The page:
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Nitroglycerin molecule

Nitroglycerin, also known as nitroglycerine (UK spelling), trinitroglycerin, trinitroglycerine, 1,2,3-trinitroxypropane and glyceryl trinitrate, is a heavy, colorless, oily, explosive liquid obtained by nitrating glycerol. It is very dangerous and easy to detonate. It was synthesized in 1847 by Italian chemist Ascanio Sobrero. Alfred Nobel used it to make one of the most famous explosives in the world during 1867, named dynamite.

Medical Uses[change | change source]

Nitroglycerine is also used in some medicines because it is a vasodilator. This means it makes the blood vessels get wider. That makes it easier for blood to flow through them.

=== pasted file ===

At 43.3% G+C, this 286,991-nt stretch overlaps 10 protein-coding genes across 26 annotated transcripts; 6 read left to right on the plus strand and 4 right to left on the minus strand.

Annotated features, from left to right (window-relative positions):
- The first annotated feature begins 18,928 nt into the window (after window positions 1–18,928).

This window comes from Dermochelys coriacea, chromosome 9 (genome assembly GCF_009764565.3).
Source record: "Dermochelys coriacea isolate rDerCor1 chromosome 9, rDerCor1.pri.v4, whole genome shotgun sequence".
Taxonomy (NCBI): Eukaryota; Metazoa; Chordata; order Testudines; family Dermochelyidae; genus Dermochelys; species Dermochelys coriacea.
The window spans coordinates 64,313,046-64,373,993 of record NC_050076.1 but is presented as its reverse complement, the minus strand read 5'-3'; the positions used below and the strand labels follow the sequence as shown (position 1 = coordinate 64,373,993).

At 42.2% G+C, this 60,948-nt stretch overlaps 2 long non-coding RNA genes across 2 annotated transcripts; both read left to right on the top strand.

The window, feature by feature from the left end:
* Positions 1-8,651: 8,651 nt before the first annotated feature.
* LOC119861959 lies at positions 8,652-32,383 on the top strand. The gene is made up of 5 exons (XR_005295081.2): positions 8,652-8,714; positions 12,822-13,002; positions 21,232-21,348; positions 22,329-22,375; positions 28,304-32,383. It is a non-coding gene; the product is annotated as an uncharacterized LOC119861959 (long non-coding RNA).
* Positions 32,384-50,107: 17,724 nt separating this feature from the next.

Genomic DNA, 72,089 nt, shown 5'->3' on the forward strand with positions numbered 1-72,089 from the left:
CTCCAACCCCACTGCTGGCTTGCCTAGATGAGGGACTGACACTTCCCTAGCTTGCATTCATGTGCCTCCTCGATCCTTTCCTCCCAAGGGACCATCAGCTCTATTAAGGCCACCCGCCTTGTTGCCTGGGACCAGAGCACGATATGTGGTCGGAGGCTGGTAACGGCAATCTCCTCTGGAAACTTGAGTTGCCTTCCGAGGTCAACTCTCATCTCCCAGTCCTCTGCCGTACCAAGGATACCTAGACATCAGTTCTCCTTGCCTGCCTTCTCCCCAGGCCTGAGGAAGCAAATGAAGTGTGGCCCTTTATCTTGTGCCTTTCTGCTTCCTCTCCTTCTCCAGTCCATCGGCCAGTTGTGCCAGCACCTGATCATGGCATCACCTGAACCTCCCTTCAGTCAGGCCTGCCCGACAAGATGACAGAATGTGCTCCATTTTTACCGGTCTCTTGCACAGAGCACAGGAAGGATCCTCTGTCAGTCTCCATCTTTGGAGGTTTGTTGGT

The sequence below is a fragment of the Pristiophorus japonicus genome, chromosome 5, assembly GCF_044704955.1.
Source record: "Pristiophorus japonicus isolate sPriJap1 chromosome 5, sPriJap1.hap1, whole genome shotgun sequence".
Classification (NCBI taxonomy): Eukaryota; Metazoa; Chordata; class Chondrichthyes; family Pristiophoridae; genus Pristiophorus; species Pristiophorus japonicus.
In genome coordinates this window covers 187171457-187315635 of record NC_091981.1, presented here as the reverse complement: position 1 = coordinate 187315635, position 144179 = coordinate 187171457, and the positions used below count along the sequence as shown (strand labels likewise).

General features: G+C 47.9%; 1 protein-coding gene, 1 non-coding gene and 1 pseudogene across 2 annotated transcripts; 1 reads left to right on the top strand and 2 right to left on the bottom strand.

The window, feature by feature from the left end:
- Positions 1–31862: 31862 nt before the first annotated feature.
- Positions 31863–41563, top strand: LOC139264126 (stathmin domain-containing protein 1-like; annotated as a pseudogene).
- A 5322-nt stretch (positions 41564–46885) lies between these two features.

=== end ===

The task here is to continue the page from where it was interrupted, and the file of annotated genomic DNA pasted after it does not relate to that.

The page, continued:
Nitroglycerine is used mostly for angina and some heart attacks caused by coronary artery disease.[1] This is a disease that makes the blood vessels that bring blood to the heart get narrower. When the heart does not get enough blood and oxygen, a person can have angina (chest pain) or a heart attack. Taking nitroglycerine makes the blood vessels get wider again, so more blood and oxygen can get to the heart.[1]

Nitroglycerin is sometimes used in emergencies for other medical conditions caused by narrow blood vessels.

References[change | change source]

  1. 1.0 1.1 "Nitroglycerine Sublingual". US. National Library of Medicine. October 15, 2015. Retrieved January 1, 2016.

Other websites[change | change source]